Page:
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Name: People v. Windfield
Case #: E055062
Court: CA Court of Appeal
District 4 DCA
Division: 2
Opinion Date: 09/28/2016
Summary

Miller v. Alabama (2012) 567 U.S. __ [132 S.Ct. 2455], does not apply to defendant who committed murder when he was 18 years old. Windfield and Johnson shot and killed a man who threatened Windfield’s sister. Windfield was 18 years old at the time he committed the offense. He was sentenced to 90-years-to-life in this case and appealed, arguing, inter alia, that his sentence amounted to cruel and unusual punishment under Miller. The California Supreme Court ultimately issued a grant-and-hold of review and retransferred the case to the Court of Appeal for reconsideration in light of People v. Franklin (2016) 63 Cal.4th 261. Held: Affirmed. In Miller, the Supreme Court held that “mandatory life without parole for those under the age of 18 at the time of their crimes violates the Eighth Amendment’s prohibition on cruel and unusual punishments.” The Court’s analysis focused on how the “distinctive attributes of youth diminish the penological justification for imposing the harshest sentences on juvenile offenders even when they commit terrible crimes.” Windfield argued that scientific literature shows that 18 year olds share many of the same attributes as juveniles discussed in Miller. “However, we are bound by precedent and there is no precedent for us to declare that Miller applies to 18 year olds. Our legislature has determined that 18 is the age at which a person is considered an adult.” (See also People v. Argeta (2012) 210 Cal.App.4th 1478, 1482 [reaching a similar conclusion].) Furthermore, the fact Penal Code section 3051 entitles an offender who was under the age of 23 at the time he committed the offense to a parole hearing in the 25th year of his incarceration moots Windfield’s sentencing claim.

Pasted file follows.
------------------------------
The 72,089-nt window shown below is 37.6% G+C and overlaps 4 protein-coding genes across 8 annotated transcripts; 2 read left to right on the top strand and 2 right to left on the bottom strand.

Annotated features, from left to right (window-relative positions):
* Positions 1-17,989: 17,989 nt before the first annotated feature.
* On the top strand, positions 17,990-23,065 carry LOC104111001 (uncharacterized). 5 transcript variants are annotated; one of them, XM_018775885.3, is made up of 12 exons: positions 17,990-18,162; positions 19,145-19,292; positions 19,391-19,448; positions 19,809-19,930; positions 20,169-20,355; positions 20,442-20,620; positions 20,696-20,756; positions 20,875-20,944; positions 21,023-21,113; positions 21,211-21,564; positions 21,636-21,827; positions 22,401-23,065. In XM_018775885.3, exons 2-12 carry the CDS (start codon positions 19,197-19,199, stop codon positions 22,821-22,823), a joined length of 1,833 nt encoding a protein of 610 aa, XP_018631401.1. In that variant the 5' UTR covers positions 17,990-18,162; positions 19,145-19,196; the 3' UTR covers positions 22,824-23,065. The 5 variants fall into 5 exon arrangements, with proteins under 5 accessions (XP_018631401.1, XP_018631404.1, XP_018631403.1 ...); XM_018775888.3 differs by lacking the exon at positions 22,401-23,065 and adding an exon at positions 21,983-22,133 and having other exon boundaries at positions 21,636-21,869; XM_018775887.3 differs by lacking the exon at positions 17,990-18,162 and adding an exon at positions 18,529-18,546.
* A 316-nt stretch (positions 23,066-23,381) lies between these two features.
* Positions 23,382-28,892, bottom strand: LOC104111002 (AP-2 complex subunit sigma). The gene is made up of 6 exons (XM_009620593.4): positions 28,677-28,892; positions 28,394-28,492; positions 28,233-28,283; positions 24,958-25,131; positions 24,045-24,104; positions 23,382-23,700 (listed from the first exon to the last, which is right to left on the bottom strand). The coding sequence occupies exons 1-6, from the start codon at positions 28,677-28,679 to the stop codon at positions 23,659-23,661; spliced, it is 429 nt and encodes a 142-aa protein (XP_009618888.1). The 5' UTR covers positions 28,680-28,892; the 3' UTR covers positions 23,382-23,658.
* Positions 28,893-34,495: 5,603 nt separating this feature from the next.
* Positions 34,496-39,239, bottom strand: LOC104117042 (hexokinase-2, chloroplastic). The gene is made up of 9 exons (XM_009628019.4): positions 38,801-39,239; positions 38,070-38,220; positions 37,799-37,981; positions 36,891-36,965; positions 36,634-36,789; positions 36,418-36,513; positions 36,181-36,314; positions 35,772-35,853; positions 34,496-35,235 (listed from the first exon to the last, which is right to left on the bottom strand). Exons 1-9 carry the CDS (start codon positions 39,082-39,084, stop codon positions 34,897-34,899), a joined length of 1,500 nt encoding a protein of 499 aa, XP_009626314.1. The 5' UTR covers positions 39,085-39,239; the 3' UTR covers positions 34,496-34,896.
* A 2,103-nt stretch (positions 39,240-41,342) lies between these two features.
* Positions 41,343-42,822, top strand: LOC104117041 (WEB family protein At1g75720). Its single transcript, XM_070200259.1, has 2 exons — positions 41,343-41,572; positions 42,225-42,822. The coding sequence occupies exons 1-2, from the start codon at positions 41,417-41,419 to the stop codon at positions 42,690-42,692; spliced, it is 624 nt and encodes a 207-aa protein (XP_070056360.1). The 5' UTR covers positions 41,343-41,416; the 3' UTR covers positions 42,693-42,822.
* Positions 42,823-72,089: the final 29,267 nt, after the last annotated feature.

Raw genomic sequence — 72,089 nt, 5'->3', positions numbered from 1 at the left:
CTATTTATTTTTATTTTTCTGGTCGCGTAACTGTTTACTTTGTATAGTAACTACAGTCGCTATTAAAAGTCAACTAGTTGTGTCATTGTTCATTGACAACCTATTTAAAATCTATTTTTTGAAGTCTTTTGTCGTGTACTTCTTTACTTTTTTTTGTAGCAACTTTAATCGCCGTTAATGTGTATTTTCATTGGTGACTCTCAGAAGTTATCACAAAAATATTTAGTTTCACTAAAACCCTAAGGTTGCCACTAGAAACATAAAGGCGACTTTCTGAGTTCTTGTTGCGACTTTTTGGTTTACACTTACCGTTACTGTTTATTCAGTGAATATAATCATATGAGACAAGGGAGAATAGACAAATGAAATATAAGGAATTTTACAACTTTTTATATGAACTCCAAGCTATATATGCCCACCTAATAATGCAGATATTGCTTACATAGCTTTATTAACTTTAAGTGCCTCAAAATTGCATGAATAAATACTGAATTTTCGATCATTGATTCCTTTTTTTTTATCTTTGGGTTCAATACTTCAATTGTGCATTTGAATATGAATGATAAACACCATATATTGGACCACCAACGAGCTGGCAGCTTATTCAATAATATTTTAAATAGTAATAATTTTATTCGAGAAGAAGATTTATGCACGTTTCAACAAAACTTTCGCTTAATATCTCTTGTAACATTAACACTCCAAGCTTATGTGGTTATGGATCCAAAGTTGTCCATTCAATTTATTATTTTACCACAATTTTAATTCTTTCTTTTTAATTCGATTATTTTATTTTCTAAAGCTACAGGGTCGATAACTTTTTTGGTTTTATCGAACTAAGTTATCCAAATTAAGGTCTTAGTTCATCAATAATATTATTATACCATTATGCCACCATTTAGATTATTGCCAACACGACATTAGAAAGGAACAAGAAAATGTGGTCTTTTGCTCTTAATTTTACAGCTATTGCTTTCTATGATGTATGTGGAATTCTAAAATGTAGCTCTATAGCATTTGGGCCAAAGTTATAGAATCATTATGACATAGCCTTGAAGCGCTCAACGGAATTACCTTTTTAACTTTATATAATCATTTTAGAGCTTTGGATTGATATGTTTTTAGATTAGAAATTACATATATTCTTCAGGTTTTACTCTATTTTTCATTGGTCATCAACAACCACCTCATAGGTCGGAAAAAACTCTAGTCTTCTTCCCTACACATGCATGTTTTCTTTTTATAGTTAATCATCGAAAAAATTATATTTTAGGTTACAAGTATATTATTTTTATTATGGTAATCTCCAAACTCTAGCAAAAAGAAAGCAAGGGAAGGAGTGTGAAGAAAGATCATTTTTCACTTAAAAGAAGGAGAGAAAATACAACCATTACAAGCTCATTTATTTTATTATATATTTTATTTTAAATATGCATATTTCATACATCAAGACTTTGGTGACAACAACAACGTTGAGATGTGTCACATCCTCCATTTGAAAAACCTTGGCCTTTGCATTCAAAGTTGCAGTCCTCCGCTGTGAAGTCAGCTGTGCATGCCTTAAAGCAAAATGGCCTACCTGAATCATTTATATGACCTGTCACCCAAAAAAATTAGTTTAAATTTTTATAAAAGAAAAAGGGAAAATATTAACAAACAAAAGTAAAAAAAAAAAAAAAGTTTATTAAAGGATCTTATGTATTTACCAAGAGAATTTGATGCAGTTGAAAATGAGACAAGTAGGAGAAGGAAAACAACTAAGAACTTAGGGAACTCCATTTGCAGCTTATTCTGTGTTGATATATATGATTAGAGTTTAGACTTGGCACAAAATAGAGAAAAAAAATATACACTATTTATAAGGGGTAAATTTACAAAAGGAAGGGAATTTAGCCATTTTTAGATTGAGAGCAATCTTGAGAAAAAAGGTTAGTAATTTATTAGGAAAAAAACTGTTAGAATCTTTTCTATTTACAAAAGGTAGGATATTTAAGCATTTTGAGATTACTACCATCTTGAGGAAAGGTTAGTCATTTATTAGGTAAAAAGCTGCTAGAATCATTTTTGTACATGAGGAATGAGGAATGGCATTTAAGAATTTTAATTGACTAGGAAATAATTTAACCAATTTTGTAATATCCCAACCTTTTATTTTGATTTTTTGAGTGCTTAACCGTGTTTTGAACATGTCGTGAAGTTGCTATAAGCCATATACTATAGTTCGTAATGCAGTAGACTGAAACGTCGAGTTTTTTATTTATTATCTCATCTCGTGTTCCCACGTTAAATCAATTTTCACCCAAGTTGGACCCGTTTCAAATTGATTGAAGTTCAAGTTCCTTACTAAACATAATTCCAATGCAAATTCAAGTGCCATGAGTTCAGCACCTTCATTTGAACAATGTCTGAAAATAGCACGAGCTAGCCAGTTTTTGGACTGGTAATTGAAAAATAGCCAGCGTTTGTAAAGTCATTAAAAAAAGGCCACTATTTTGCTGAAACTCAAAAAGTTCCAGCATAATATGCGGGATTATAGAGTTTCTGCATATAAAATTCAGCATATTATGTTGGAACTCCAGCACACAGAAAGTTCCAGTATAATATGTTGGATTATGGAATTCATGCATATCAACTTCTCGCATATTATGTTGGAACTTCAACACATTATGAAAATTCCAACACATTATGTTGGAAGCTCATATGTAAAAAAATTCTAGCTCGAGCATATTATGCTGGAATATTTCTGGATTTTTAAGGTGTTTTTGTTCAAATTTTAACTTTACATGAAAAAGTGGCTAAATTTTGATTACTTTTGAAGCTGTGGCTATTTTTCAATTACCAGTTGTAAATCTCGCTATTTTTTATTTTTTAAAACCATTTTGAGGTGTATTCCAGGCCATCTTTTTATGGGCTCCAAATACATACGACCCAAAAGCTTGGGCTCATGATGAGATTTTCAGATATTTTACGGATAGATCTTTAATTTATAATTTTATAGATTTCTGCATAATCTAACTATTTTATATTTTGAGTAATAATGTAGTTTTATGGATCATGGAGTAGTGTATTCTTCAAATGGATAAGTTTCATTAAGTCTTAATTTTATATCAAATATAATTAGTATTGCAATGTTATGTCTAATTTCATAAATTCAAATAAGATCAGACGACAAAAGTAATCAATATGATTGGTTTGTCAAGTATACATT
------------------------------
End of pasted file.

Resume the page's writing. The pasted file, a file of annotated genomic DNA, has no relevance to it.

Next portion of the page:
While section 3051 moots claim that 90-year-to-life sentence amounts to cruel and unusual punishment, remand is appropriate pursuant to People v. Franklin (2016) 63 Cal.4th 261. Johnson was 17 when he shot and killed the man. He was sentenced to 90-years-to-life (the functional equivalent to life without parole). The trial court failed to take into account the attributes of youth before imposing that sentence in violation of Miller. However, section 3051 has mooted Johnson’s claim because it entitles him to a parole hearing in the 25th year of his incarceration. In Franklin, after observing that section 3051 rendered a Miller violation moot, the court determined that remand was nevertheless appropriate so that the offender could make a record of matters that may be relevant at his eventual youth offender parole hearing. The same result is appropriate here, where Johnson’s counsel failed to file a sentencing memorandum and the probation officer’s report contained “scant information” about Johnson’s background.

The full opinion is available on the court’s website here: http://www.courts.ca.gov/opinions/documents/E055062A.PDF